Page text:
Answers to frequently asked questions regarding a property’s Heat Factor, the cost of heat, and health risks associated with increasing temperatures.
Heat Factor is a free online tool created by the nonprofit First Street Foundation that makes it easy for Americans to find their property’s exposure to extreme heat events and understand how heat effects will change over time due to changes in the environment. As global temperatures rise at the fastest rates ever recorded, it's important to understand what factors contribute to heat risk. Use Risk Factor to find property-specific heat risk assessments for any U.S. address.
What is Heat Factor?
A property's Heat Factor is an indicator of its risk to extreme heat exposure over the next thirty years. The model assigns each property a Heat Factor, ranging from 1 (minimal risk) to 10 (extreme risk). Heat Factors are based on the current average daily high temperature and humidity of a property’s specific location, and how much the average daily high temperature and humidity in that location is expected to grow over the next 30 years. The expected change in average high temperature is influenced by the changing environment. A changing environment means higher average temperatures and increased humidity, which has a compounding effect on heat indexes that make risky health impacts more likely. As the global temperature rises at a faster rate than at any point in the planet’s geological record, it is important to understand what factors contribute to heat risk. Learn more about the environmental factors increasing heat risk. Learn more.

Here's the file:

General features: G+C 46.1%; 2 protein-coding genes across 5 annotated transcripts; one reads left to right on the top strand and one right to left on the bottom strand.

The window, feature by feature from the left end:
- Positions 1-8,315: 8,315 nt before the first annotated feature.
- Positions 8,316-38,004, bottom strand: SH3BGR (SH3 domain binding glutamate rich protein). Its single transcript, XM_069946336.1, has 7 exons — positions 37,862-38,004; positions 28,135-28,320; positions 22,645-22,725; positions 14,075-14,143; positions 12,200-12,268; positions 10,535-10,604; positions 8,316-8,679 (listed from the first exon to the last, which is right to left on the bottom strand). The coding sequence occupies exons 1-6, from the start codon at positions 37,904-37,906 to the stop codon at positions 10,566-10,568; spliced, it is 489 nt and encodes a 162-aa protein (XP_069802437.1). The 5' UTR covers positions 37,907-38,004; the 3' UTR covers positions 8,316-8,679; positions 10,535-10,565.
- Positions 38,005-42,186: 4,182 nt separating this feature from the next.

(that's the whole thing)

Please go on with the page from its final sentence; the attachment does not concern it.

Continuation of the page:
How accurate is Heat Factor?
The peer-reviewed First Street Foundation Heat Model is a first of its kind, nationwide, spatial temperature model that shows the exposure of a specific location to extreme heat events based on the temperature, topography, land cover, and humidity in the surrounding area. The development of the model required an unprecedented partnership with top climate scientists and modelers from leading organizations along with top data scientists and technologists to ensure the data is accessible, accurate and actionable.
Where possible, data has been validated against historic temperature records and government records. All methods used by the First Street Foundation Extreme Heat Model have been submitted to scientific peer-review journals.
How can I remove a property from Heat Factor?
Heat Factor is a product of the First Street Foundation, a non-profit committed to making climate risk information free and accessible to all. We are committed to the accuracy of our data and we’re continuously working to refine our Extreme Heat Model methodology and incorporate new information into Heat Factor. When additional information is submitted, it is reviewed, and if appropriate, incorporated into the model, and shown on Heat Factor during a scheduled update.
However, Heat Factors are not assigned on a one-off basis, rather they’re derived from the inputs that go into our Extreme Heat Model. These inputs come from publicly available data, therefore, properties cannot be removed directly through Heat Factor. Therefore, the only way a property’s Heat Factor can change is if new information is submitted that changes the underlying inputs used in our Extreme Heat Model. We encourage you to share information that may impact the inputs used in our heat by submitting an email.
How often is Heat Factor updated?